Examining two state-sponsored history writing projects in Indonesia and the Philippines in the 1970s, this book illuminates the contents and contexts of the two projects and, more importantly, provides a nuanced characterization of the relationship between embodiments of power (state, dictators, government officials) and knowledge (intellectuals, historians, history).
Known respectively as Sejarah Nasional Indonesia (SNI) and the Tadhana project, these projects were initiated by the Suharto and Marcos authoritarian regimes against the backdrop of rising and competing nationalisms, as well as the regimes’ efforts at political consolidation. The dialectics between actors and the politico-academic contexts determine whether scholarship and politics would clash, mutually support, or co-exist parallel with one another. Rather than one side manipulating or co-opting the other, this study shows the mutual need or partnership between scholars and political actors in these projects. This book proposes the need to embrace rather than deny or transcend the entwined power/knowledge if the idea is for scholarship to realize its truly progressive visions.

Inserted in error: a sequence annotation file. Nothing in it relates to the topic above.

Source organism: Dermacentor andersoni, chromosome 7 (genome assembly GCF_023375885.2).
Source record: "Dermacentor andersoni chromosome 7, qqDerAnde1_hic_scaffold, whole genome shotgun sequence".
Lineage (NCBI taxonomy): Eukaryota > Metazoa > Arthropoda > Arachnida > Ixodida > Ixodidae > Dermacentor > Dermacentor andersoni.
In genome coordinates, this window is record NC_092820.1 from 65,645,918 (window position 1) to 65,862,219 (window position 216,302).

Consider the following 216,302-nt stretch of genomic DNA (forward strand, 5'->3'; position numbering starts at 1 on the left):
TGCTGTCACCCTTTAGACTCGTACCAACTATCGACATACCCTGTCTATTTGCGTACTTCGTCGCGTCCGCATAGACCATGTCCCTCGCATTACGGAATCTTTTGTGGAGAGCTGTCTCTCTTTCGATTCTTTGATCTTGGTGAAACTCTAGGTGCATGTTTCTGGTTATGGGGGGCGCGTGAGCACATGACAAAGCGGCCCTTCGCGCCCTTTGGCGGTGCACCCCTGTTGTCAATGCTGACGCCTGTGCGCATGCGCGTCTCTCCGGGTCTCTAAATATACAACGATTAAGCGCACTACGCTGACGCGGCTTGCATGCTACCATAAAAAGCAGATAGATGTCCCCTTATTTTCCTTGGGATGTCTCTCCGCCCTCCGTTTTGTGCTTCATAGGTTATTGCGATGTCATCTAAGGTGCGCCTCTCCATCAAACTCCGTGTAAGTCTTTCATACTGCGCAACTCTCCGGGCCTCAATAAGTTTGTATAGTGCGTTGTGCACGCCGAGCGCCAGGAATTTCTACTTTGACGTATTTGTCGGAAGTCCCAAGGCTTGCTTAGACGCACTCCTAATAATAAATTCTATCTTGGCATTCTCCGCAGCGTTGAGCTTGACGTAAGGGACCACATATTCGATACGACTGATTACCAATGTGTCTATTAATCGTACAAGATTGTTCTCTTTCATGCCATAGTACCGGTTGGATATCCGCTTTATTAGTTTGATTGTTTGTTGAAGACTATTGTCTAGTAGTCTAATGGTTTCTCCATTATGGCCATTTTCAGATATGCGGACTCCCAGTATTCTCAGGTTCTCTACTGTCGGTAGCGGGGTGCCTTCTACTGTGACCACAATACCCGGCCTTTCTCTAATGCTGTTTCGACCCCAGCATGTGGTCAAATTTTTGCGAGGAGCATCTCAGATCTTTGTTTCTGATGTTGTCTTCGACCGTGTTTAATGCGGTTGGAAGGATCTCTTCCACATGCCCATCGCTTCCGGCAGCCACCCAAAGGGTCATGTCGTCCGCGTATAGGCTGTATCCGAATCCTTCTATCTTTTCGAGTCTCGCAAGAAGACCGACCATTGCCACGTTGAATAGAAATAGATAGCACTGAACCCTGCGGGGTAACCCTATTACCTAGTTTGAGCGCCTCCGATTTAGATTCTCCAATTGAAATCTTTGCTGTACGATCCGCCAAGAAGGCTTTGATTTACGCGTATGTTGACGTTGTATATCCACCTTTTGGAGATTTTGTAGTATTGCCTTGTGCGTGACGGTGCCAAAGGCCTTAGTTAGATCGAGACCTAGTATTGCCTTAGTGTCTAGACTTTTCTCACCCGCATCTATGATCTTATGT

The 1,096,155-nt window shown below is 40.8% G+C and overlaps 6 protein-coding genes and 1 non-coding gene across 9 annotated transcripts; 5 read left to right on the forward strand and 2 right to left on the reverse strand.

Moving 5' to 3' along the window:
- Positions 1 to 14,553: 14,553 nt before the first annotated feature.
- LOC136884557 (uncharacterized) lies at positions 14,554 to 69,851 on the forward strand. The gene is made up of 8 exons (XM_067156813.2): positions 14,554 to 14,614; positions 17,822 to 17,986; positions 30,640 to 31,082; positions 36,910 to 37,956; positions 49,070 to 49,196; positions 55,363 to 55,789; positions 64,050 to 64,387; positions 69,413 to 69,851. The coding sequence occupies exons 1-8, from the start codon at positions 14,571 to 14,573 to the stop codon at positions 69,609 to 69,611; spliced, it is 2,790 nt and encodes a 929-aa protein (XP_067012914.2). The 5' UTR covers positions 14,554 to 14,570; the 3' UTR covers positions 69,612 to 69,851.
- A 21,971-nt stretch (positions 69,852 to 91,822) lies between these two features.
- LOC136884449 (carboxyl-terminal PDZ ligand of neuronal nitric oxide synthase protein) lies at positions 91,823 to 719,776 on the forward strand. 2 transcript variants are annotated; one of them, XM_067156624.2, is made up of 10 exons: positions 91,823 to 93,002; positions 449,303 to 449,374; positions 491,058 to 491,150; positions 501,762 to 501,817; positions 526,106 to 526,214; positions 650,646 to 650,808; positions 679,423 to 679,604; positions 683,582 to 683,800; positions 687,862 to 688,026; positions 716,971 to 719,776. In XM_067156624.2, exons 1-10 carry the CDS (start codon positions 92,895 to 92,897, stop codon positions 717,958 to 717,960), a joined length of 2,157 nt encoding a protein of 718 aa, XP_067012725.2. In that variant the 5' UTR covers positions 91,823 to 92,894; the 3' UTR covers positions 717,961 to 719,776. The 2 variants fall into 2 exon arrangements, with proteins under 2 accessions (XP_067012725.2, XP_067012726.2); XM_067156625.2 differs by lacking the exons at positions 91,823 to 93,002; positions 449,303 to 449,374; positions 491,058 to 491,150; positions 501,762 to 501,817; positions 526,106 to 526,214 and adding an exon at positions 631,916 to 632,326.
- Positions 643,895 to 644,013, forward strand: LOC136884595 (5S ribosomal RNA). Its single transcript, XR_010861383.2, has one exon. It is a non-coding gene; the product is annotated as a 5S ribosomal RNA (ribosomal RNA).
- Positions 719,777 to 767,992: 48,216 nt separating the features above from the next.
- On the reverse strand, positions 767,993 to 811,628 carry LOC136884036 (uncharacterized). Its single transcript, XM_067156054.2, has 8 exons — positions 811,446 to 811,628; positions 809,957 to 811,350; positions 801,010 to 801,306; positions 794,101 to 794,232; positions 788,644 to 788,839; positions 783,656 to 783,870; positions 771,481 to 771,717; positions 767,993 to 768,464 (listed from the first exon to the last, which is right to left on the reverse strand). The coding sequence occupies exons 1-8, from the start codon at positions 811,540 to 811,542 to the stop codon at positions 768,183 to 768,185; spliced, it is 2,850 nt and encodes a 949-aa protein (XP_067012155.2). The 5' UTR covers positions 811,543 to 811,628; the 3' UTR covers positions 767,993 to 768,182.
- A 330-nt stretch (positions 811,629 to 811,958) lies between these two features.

Analyzing the dynamics of state–scholar relations in the two countries, the book will be of interest to academics in the fields on Southeast Asian history and politics, nationalism, historiography, intellectual history, postocolonial studies, cultural studies, and the sociology of knowledge.
List of tables
Introduction: power and knowledge
1 Indonesia and the Philippines: a contextual comparison
2 Genesis of Tadhana project
3 Tadhana in political and historiographic contexts
4 The making of Sejarah Nasional Indonesia (SNI)
5 SNI: contents and contexts
6 The calculus of power–knowledge relations